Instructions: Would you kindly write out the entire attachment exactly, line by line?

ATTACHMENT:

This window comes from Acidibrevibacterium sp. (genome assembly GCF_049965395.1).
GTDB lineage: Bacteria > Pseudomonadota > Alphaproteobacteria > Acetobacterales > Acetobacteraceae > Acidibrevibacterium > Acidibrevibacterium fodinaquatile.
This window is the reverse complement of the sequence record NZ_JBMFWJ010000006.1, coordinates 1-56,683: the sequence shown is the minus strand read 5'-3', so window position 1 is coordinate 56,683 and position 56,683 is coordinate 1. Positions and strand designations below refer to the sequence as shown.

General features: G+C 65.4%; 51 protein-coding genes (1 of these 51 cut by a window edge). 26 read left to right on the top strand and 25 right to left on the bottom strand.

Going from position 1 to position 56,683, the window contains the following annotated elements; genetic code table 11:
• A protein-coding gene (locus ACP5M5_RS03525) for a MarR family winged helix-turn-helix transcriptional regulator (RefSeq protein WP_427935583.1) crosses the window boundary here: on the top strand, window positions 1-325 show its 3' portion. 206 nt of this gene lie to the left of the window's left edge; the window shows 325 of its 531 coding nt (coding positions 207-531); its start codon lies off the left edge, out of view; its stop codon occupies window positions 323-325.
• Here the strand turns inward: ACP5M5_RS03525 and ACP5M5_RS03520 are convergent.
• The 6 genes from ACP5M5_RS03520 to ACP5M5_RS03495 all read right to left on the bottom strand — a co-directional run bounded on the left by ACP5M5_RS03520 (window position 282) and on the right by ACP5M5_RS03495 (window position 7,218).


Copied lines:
This window comes from Acidibrevibacterium sp. (genome assembly GCF_049965395.1).
GTDB lineage: Bacteria > Pseudomonadota > Alphaproteobacteria > Acetobacterales > Acetobacteraceae > Acidibrevibacterium > Acidibrevibacterium fodinaquatile.
This window is the reverse complement of the sequence record NZ_JBMFWJ010000006.1, coordinates 1-56,683: the sequence shown is the minus strand read 5'-3', so window position 1 is coordinate 56,683 and position 56,683 is coordinate 1. Positions and strand designations below refer to the sequence as shown.

General features: G+C 65.4%; 51 protein-coding genes (1 of these 51 cut by a window edge). 26 read left to right on the top strand and 25 right to left on the bottom strand.

Going from position 1 to position 56,683, the window contains the following annotated elements; genetic code table 11:
• A protein-coding gene (locus ACP5M5_RS03525) for a MarR family winged helix-turn-helix transcriptional regulator (RefSeq protein WP_427935583.1) crosses the window boundary here: on the top strand, window positions 1-325 show its 3' portion. 206 nt of this gene lie to the left of the window's left edge; the window shows 325 of its 531 coding nt (coding positions 207-531); its start codon lies off the left edge, out of view; its stop codon occupies window positions 323-325.
• Here the strand turns inward: ACP5M5_RS03525 and ACP5M5_RS03520 are convergent.
• The 6 genes from ACP5M5_RS03520 to ACP5M5_RS03495 all read right to left on the bottom strand — a co-directional run bounded on the left by ACP5M5_RS03520 (window position 282) and on the right by ACP5M5_RS03495 (window position 7,218).